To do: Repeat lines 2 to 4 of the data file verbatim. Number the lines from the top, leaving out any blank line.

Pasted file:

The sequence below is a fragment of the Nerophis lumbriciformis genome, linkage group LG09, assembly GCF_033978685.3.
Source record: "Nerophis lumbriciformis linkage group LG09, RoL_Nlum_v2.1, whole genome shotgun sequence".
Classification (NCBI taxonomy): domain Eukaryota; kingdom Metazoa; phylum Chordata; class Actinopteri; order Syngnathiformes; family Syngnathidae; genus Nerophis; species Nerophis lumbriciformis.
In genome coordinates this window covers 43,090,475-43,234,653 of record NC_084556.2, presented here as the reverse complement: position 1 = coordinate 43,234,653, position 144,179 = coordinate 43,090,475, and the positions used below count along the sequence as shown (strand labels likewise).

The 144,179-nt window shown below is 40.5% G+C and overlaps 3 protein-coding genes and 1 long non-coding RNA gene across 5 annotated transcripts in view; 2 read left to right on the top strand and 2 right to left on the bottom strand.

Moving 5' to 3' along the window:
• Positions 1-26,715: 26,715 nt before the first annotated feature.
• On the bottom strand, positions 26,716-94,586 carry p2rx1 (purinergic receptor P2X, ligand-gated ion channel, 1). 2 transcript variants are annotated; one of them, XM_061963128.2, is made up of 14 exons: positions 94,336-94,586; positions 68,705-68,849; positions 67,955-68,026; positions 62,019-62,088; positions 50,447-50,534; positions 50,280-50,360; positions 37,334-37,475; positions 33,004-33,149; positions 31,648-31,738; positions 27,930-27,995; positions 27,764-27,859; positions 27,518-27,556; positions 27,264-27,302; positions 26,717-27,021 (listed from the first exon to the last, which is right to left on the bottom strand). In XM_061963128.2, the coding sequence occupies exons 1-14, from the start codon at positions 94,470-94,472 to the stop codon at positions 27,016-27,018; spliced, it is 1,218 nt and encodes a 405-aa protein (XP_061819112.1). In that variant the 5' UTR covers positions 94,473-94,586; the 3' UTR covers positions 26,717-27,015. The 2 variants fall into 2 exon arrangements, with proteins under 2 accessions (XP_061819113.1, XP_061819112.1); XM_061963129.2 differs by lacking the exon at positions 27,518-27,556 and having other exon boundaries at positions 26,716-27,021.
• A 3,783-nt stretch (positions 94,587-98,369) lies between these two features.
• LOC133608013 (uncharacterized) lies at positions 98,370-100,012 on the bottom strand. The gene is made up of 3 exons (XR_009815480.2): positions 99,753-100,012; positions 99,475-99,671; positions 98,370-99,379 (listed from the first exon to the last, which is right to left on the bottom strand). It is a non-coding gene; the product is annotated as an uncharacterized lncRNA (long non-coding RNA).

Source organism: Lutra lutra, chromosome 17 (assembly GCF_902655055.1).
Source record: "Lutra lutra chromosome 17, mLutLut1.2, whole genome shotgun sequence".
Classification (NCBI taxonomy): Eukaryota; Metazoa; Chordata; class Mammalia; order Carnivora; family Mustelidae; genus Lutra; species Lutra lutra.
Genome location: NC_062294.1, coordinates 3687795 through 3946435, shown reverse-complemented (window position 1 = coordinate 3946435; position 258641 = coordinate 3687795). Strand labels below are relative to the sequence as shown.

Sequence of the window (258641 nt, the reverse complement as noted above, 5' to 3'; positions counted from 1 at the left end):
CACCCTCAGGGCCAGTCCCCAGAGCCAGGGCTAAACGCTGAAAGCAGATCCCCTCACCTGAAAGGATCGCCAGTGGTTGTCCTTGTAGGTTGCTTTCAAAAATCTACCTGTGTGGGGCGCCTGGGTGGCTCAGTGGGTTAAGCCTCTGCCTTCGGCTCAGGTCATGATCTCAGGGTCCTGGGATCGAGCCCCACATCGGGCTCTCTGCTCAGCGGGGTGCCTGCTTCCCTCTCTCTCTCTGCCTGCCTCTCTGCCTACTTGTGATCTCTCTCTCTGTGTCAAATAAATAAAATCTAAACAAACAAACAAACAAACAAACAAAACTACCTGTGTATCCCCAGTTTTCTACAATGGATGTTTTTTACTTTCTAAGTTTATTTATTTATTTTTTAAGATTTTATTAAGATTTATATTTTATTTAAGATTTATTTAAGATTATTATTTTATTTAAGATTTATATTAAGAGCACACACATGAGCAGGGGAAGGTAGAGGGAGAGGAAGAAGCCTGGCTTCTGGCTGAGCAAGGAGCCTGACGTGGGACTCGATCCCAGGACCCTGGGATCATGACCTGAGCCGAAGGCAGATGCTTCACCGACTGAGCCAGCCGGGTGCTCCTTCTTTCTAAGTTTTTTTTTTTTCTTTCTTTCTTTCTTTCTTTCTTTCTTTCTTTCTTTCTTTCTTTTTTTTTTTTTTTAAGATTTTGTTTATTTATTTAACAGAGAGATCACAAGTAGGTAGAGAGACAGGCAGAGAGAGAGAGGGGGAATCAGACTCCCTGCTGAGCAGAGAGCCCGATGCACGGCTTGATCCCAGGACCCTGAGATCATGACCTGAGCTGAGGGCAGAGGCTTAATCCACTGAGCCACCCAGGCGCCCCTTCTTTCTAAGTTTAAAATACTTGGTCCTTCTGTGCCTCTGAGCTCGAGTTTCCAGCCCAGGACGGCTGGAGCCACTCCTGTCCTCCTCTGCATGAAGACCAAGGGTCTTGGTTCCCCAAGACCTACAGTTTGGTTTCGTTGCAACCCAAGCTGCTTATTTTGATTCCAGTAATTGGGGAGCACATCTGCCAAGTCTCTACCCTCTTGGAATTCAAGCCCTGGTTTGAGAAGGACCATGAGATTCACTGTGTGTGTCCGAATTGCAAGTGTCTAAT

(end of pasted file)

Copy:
Source record: "Nerophis lumbriciformis linkage group LG09, RoL_Nlum_v2.1, whole genome shotgun sequence".
Classification (NCBI taxonomy): domain Eukaryota; kingdom Metazoa; phylum Chordata; class Actinopteri; order Syngnathiformes; family Syngnathidae; genus Nerophis; species Nerophis lumbriciformis.
In genome coordinates this window covers 43,090,475-43,234,653 of record NC_084556.2, presented here as the reverse complement: position 1 = coordinate 43,234,653, position 144,179 = coordinate 43,090,475, and the positions used below count along the sequence as shown (strand labels likewise).